About a week later, after I had dutifully swallowed 40 mg of quinapril daily since our last visit, Dr. Zitomer again looked up from his manometer, smiling this time, and announced "120 over 80".

All well and good, but my compliance soon waned because I felt fatigued most of the time I was on quinapril and when I stood up quickly I often felt lightheaded as though I was working against a G load in the cockpit.

I fly with Dr. Wayne Isom, a heart surgeon at Weill Cornell Medical Center. When he offered the services of his staff and facilities to augment my periodic medical exams, I accepted, of course. They now have CT scans of my heart and surrounding blood vessels taken a year apart. Wayne’s colleague Dr. Len Girardi noticed a 2 mm increase year to year in the diameter of the ascending aorta, from 4.4 cm to 4.6. Aortic root diameter measured 3.6 cm, which is normal for my height, 77 in, (196 cm.). While aortas commonly dilate with age due to deterioration of elastin and collagen, the tough elastic proteins that give the artery its strength and flexibility, a rapidly dilating aorta may eventually dissect -- similar to delamination -- or rupture. A commonly used guideline recommends surgical repair if the rate of dilation exceeds a centimeter per year, or if the diameter increases beyond 5.5 cm for someone of average build, a little more for someone of my size.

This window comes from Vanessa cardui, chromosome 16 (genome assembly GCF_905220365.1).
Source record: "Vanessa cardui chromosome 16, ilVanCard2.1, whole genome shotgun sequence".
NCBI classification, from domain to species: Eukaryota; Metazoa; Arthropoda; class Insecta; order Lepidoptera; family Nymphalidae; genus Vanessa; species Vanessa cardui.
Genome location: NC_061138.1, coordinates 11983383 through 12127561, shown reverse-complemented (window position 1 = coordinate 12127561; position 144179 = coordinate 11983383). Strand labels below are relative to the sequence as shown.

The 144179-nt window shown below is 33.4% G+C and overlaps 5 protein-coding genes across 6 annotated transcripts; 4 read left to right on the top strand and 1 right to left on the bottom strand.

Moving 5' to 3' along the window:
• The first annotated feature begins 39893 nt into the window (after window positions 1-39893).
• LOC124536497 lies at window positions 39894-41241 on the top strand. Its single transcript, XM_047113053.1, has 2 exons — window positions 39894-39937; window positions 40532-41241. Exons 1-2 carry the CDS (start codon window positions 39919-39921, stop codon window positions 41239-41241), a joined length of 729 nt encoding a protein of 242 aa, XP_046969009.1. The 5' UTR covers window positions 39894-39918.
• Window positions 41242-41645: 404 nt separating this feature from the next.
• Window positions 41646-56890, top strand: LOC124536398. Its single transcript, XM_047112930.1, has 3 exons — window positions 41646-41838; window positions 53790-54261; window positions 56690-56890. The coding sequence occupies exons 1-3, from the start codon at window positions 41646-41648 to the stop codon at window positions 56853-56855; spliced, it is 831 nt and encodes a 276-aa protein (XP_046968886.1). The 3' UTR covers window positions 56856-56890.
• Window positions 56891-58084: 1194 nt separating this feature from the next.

Because lowering average blood pressure may help slow the dilation, Dr. Isom referred me to Cornell’s Dr. Mark Pecker, who went over the data his staff collected from a Spacelab ambulatory blood pressure monitor I wore for two days taking readings twice each hour. I had not taken any quinapril in over a month. Activities were typical for me during the data collection, including 2 flights about 3 hours long, as well as driving, walking, exercising, reading, and emailing. I kept notes on what I was doing at each reading, as requested by Dr. Pecker’s staff. 

When they sent me the results I first thought the monitor was not accurate at altitudes much above sea level, because the readings were unexpectedly high during the two routine flights. But the user manual for the monitor says the useful range is from 500 ft below sea level to 15,000 feet above. There were also several high readings when I was doing other things I would not consider alarming -- driving and meeting with a biologist about Savannah River water quality.

Dr. Pecker explained what the data revealed. Pressure normally drops during sleep; my sleeping average was 121/76 mmHg and my awake pressure averaged 148/99. Mean arterial pressure averaged 92 sleeping, 110 awake. And my average pulse pressure, the difference between systolic and diastolic, was 45 sleeping, 50 awake. These differences between awake and sleeping, referred to as dipping, are on the high end of normal.